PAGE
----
Art of Fighting – Second Story

Art of Fighting
Second Story

A lot has happened since the Australian band Art of Fighting released its debut album Wires back in 2001 (the album was released on 3 Beads Of Sweat in the US one year later). The band toured Australia, Europe, and Japan, won an award for the Best Alternative Release in its own country and faced a break up of relationship between two band members (guitarist and singer Ollie Browne and bassist Peggy Frew). All these events have slowed down the writing process for the new album, and the relationship break up might have something to do with most of the song’s overall feeling of loneliness, frustrated love, abandon, and vulnerability.

Art of Fighting’s second full-length, Second Storey, made me think of The God Machine’s Scenes From the Second Storey, but actually the title comes from an obscure Japanese video game, Star Ocean: the Second Story. That should be no surprise, since the band itself is named after a video game. You might expect something funny or at least entertaining from this Melbourne-based quartet, but Art of Fighting explores the darker sides of human emotion, and this is not an appropriate soundtrack to your favorite video games.

Based around the songwriting talent and wonderful vocals of Ollie Browne, Art of Fighting creates music that is epic and inspiring. Album opener and first single “Along the Run” sets the tone for the release brilliantly, with the soft sound of guitars, strings, and piano and the awareness of a love long gone: “And every minute I spent with you / another minute that I could use / to show why our time was done.”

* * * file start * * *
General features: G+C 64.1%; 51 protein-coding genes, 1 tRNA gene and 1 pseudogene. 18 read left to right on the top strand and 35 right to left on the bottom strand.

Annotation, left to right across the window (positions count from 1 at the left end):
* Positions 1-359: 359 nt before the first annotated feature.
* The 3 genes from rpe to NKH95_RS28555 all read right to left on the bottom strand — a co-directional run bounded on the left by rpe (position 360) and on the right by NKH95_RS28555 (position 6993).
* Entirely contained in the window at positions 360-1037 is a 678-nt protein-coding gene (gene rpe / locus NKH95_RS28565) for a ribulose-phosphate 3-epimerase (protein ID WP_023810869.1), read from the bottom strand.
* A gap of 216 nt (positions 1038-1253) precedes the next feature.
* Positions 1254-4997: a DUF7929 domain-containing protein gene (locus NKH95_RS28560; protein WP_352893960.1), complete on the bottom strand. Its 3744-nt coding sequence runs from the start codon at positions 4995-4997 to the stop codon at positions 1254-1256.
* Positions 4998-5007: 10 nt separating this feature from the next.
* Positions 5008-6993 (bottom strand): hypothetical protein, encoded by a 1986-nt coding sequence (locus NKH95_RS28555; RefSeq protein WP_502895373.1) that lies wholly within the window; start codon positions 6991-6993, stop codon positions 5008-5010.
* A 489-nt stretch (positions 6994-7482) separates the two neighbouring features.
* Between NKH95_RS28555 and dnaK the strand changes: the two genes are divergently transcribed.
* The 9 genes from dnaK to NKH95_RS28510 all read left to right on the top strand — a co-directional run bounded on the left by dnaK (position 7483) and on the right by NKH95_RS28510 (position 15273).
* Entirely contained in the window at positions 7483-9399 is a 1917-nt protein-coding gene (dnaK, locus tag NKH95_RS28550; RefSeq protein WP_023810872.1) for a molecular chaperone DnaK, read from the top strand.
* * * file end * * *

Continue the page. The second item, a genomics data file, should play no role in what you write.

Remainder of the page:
“Your Easy Part” is that kind of pop song that won’t easily leave your mind after just one listen, and at the end of the song you’re left wondering why such good songs can’t make it to the top of international charts, but then you realize we all live in a cruel world. “Break for Me” flows along at a slow pace like Red House Painters’ songs used to do. It’s a dramatically intense and deep track, with the standout lyrics, “now that all the many ways that you occupy your days / have left you without hope / you’re caught between the way and not knowing the way.”

“Busted, Broken, Forgotten,” “Real Time,” and “Heart Translation” feature Browne’s melancholic and heartbreaking voice over sparsely strummed guitars, beautifully arranged strings, and gentle drums. “Two Rivers” starts quietly and showcases the slow-core grandeur of the Australian four-piece before suddenly bursting into a furious rage with powerful guitars and drums that slowly return to their most comfortable soft and mellow sounds. “Where Trouble Lived” features bassist Peggy Frew on vocals, and her sweet voice adds a different feel to this incredibly well-crafted pop song.

“Sing Song” started life as a weird kind of hip-hop looped trance-like song in its initial demo (!!!) and captures the intensity and dynamic range of Art of Fighting. Luckily there’s nothing left of that hip-hop flavor, yet the song is different from the others on Second Storey and is reminiscent of the best rock ballads that Buffalo Tom wrote in the mid-90s. “Come Round & Show Me” is the climax of this wonderful album: the song shines with melodic and soft guitars, a perfect and subtle rhythmic session, and the gorgeous voice of Ollie Browne, who never sounded so desperate and suffering. This may well be the best song written by Art of Fighting to date.

What makes Art of Fighting and its music so unique and amazing is the way these guys succeed in being so heartfelt and melancholic yet so incredibly melodic. I have played this album to death, and hopefully you will do the same!